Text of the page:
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Film review: Queen of Glory

by
25 August 2022

Stephen Brown views a film about a bookshop

Meeko Gattuso as Pitt, the ex-convict who works in the Christian bookshop, in Queen of Glory

Meeko Gattuso as Pitt, the ex-convict who works in the Christian bookshop, in Queen of Glory

THE relationship between faith and culture lies at the heart of Queen of Glory (Cert. 15), set in the Little Ghana district of the Bronx, in New York City. Sarah Obeng, played by Nana Mensah, who also wrote and directed the film, is a Ph.D. scientist, researching cancer. Complete with cigarettes, straightened hair, Western clothes, junk food, and drinks, she epitomises assimilation of a prevailing culture’s conduct, outlook, and beliefs. This is in dramatic contrast to the aunt whom she visits early on, who has just made some wholesome soup, which gets colder by the minute as she thanks God at great length.

Prayer seems as alien to Sarah as other distinguishing features of her relatives’ everyday lives. Three years into an affair with the married Lyle (Adam Leon), she believes that they will move in together once reaching Ohio, where he takes up a new academic position. Meanwhile, Sarah’s mother suddenly dies, complicating her plans. The upshot is inheriting her mother’s King of Glory Christian bookstore in the area where Sarah was brought up.

Sarah meets Pitt (Meeko Gattuso in a scene-stealing performance), an ex-convict who works there. His face is smothered in tattoos. Like scores of others, he is deeply grateful for the life-changing love shown by Sarah’s mother. A friendship begins to blossom with Pitt. He combines good listening skills with wise insights about Sarah’s love life. Customers sample his baking, unwittingly relishing treats spiced up with weed. He is unaware that Sarah covertly is putting the business on the market.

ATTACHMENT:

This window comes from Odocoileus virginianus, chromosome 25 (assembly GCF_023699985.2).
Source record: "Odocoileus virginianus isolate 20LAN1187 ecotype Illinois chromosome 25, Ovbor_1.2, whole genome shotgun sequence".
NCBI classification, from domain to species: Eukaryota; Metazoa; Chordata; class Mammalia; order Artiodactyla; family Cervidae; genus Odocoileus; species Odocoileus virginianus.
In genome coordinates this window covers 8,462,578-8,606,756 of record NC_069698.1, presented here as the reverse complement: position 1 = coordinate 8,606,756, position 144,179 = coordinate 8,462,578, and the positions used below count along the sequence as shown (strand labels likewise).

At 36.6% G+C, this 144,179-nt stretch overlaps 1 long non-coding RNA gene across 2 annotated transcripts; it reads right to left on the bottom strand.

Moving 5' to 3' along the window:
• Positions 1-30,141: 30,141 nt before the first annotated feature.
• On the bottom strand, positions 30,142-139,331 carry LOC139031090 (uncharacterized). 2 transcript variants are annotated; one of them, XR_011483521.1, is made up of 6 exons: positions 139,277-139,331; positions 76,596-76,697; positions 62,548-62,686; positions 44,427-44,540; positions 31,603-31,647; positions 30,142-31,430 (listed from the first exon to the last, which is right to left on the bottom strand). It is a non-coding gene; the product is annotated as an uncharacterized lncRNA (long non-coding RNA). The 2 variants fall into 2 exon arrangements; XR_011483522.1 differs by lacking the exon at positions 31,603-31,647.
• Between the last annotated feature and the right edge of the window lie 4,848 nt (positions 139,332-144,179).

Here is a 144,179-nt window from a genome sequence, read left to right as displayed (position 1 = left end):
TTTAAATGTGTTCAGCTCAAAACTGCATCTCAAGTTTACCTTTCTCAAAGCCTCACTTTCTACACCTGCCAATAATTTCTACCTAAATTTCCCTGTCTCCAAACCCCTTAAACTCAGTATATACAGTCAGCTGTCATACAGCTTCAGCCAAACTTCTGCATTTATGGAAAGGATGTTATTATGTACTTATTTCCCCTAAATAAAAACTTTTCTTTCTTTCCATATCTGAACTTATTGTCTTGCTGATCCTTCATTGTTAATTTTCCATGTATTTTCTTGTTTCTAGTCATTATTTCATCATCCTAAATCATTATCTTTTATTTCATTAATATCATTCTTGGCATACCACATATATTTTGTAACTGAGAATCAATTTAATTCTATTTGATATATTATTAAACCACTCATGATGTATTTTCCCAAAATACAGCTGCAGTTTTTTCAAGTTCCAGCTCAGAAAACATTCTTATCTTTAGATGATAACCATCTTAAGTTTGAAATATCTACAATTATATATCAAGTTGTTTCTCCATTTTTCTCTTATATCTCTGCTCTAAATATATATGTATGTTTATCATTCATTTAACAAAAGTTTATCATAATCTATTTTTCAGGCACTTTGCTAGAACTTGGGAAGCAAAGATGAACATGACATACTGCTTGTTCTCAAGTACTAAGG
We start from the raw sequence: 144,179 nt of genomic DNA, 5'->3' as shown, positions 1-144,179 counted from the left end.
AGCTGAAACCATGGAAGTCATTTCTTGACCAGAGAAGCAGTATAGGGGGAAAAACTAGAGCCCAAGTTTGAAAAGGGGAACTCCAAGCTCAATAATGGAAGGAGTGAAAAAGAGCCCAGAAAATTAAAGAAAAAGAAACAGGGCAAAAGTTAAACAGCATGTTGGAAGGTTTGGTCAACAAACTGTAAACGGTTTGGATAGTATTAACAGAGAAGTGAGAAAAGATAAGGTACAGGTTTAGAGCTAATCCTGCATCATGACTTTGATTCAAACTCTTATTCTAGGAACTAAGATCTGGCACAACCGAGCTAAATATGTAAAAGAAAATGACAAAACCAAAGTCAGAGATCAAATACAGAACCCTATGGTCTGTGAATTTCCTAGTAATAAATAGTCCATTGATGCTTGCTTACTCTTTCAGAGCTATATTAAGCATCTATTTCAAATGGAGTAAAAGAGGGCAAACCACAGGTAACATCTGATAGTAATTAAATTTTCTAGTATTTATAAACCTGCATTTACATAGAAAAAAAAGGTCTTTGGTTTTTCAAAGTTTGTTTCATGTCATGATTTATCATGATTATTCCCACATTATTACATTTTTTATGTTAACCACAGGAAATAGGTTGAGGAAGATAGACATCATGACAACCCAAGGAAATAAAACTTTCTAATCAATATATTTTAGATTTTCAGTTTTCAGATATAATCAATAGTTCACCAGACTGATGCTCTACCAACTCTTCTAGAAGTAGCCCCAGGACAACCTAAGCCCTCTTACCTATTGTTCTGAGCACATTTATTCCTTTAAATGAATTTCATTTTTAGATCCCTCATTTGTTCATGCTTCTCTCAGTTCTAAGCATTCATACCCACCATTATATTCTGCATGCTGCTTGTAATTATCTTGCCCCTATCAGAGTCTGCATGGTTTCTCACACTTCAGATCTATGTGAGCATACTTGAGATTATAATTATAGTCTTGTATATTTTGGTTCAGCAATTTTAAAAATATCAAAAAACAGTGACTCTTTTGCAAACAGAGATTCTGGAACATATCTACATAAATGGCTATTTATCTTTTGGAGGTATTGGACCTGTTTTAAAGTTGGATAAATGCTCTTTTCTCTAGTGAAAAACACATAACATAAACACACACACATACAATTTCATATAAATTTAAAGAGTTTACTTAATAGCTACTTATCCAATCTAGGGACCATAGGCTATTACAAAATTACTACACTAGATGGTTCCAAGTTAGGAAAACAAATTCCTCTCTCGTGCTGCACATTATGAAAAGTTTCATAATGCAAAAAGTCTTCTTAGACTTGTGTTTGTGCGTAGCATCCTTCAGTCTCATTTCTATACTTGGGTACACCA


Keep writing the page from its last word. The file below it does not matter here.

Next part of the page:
Even if Sarah has forgotten (surely not) or, rather, dismissed her African background, similar religious values are plain for her to perceive in those who visit the shop. All kinds of people come by: a Hispanic nun, Jewish neighbours, devout churchgoers, etc.

Matters are further aggravated when her father, Godwin (Oberon K. A. Adjepong), flies in from Ghana. He only exacerbates the ongoing questioning by family members of Sarah’s lifestyle, including her still being unmarried, childless, and not the weight that they think is appropriate. Their cultural expectations find their focus in bringing religious rituals to the argument, notably the funeral and the wake. The film regularly intersperses montages of Ghanaian ceremonies surrounding death. They act as a reminder of those customs that can assist an immigrant community’s sense of identity, but can also impede integration with the wider community.

Queen of Glory quietly poses questions about how culture can overlay, even distort, Christianity. Yet it is a door that swings both ways, as we see here. Whether it is specifically American or Ghanaian values that are on show, we notice the extent to which they are imbued with Christian virtue. A key issue of the film is glory being made manifest. It pervades the film, irrespective of race, culture, or gender. Christian unity does not demand uniformity, as Sarah comes to learn, sometimes painfully, for herself. Nana Mensah’s jewel of a film is a truly glorious revelation.


In cinemas.

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